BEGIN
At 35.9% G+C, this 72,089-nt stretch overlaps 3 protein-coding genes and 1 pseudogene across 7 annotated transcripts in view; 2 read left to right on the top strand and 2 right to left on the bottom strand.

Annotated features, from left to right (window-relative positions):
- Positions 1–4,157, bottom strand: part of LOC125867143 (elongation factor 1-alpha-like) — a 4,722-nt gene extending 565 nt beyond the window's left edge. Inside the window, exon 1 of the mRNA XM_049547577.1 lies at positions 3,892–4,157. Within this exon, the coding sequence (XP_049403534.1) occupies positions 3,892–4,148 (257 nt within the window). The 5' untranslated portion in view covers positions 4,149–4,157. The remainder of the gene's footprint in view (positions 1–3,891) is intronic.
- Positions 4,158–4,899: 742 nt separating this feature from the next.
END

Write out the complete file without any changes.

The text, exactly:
At 35.9% G+C, this 72,089-nt stretch overlaps 3 protein-coding genes and 1 pseudogene across 7 annotated transcripts in view; 2 read left to right on the top strand and 2 right to left on the bottom strand.

Annotated features, from left to right (window-relative positions):
- Positions 1–4,157, bottom strand: part of LOC125867143 (elongation factor 1-alpha-like) — a 4,722-nt gene extending 565 nt beyond the window's left edge. Inside the window, exon 1 of the mRNA XM_049547577.1 lies at positions 3,892–4,157. Within this exon, the coding sequence (XP_049403534.1) occupies positions 3,892–4,148 (257 nt within the window). The 5' untranslated portion in view covers positions 4,149–4,157. The remainder of the gene's footprint in view (positions 1–3,891) is intronic.
- Positions 4,158–4,899: 742 nt separating this feature from the next.